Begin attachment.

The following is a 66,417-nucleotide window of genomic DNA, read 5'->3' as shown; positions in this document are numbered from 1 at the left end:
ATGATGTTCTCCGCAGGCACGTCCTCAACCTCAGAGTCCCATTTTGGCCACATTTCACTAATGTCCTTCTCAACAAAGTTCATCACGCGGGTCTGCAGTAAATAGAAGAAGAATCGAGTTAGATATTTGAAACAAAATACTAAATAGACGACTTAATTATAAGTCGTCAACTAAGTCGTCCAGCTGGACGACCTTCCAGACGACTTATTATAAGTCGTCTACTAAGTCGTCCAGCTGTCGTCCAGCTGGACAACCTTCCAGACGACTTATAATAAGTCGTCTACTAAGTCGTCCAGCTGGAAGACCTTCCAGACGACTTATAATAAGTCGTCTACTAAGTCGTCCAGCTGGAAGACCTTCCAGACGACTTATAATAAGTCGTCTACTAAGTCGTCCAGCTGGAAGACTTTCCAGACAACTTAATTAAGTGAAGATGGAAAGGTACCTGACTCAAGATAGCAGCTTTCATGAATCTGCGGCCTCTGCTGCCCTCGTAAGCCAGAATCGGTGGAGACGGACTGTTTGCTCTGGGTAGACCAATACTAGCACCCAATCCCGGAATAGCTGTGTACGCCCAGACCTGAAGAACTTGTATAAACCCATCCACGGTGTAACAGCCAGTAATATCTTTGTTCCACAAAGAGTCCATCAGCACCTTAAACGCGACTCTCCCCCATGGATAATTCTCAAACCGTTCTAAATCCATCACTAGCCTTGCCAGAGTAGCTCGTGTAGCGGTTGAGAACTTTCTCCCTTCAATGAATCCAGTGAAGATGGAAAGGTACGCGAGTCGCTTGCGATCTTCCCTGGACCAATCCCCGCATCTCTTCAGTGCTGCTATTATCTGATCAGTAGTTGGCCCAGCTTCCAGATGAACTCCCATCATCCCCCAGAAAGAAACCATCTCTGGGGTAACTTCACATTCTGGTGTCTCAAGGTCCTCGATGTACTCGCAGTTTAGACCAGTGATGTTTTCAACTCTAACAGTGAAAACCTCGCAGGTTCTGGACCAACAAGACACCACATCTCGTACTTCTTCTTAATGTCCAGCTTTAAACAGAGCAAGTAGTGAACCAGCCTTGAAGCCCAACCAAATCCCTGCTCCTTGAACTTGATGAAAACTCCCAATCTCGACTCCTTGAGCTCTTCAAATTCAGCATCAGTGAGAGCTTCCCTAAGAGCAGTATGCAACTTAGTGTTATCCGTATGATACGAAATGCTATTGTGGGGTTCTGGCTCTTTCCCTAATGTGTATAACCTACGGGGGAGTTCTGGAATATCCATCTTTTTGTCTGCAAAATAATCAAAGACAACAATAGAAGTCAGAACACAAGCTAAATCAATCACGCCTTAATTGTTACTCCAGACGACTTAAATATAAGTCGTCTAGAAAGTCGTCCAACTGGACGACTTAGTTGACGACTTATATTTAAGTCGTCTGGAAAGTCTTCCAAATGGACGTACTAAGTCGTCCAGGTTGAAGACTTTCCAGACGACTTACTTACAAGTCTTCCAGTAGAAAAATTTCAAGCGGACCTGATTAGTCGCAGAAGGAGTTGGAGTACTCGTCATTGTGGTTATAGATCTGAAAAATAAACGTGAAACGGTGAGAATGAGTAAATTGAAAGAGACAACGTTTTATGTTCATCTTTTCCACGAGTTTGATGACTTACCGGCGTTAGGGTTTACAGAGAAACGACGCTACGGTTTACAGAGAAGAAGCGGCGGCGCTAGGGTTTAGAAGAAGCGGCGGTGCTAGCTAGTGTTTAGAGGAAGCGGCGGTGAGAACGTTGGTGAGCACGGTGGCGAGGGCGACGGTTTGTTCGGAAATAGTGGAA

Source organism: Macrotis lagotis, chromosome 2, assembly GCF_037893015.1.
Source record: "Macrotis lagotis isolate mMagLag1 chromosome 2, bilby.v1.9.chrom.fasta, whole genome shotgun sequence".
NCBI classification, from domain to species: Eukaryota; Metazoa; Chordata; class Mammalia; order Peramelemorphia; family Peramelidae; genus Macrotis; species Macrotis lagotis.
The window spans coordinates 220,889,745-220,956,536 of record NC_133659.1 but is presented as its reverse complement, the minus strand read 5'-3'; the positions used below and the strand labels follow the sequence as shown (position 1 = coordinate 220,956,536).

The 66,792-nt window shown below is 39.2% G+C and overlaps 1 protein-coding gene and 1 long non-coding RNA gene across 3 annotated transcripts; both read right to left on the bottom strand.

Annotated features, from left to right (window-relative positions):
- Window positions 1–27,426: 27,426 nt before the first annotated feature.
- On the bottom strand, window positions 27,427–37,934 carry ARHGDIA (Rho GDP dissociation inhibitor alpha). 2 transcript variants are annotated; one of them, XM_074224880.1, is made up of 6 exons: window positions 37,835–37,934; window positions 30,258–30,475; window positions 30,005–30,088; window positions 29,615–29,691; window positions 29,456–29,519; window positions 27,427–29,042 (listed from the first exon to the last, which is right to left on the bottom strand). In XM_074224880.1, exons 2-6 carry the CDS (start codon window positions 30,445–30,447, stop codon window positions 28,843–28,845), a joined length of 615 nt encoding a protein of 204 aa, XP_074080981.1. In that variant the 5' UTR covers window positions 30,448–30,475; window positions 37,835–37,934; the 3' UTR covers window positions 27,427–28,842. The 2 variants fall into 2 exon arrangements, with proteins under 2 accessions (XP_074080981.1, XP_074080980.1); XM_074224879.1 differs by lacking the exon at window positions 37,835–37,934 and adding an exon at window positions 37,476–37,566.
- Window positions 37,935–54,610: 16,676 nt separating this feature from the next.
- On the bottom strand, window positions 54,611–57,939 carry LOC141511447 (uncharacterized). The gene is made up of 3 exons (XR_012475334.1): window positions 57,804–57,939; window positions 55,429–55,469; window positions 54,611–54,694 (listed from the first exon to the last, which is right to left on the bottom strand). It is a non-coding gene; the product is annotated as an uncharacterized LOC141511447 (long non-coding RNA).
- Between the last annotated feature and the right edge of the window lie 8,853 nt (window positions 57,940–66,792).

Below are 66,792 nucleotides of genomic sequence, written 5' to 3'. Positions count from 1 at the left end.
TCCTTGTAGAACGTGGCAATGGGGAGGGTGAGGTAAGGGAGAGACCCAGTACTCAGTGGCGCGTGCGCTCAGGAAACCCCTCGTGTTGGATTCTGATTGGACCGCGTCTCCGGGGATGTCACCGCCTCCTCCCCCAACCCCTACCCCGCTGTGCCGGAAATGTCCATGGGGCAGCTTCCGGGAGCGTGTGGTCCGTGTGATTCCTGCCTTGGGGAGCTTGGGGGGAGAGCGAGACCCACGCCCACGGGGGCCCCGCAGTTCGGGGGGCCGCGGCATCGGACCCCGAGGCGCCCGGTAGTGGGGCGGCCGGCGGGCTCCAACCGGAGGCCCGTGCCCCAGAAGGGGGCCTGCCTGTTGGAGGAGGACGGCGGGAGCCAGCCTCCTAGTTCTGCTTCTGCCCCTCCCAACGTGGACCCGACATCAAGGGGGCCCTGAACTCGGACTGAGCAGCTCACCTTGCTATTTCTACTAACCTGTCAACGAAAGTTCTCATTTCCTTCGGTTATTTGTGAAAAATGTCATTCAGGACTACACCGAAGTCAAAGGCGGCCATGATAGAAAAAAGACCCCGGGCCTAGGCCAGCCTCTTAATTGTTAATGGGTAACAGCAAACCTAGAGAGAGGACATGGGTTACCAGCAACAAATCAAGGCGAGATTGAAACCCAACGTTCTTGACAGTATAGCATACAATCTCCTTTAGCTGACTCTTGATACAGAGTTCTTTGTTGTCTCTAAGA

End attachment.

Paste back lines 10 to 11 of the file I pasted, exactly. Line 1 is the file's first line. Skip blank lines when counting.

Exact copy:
- On the bottom strand, window positions 27,427–37,934 carry ARHGDIA (Rho GDP dissociation inhibitor alpha). 2 transcript variants are annotated; one of them, XM_074224880.1, is made up of 6 exons: window positions 37,835–37,934; window positions 30,258–30,475; window positions 30,005–30,088; window positions 29,615–29,691; window positions 29,456–29,519; window positions 27,427–29,042 (listed from the first exon to the last, which is right to left on the bottom strand). In XM_074224880.1, exons 2-6 carry the CDS (start codon window positions 30,445–30,447, stop codon window positions 28,843–28,845), a joined length of 615 nt encoding a protein of 204 aa, XP_074080981.1. In that variant the 5' UTR covers window positions 30,448–30,475; window positions 37,835–37,934; the 3' UTR covers window positions 27,427–28,842. The 2 variants fall into 2 exon arrangements, with proteins under 2 accessions (XP_074080981.1, XP_074080980.1); XM_074224879.1 differs by lacking the exon at window positions 37,835–37,934 and adding an exon at window positions 37,476–37,566.
- Window positions 37,935–54,610: 16,676 nt separating this feature from the next.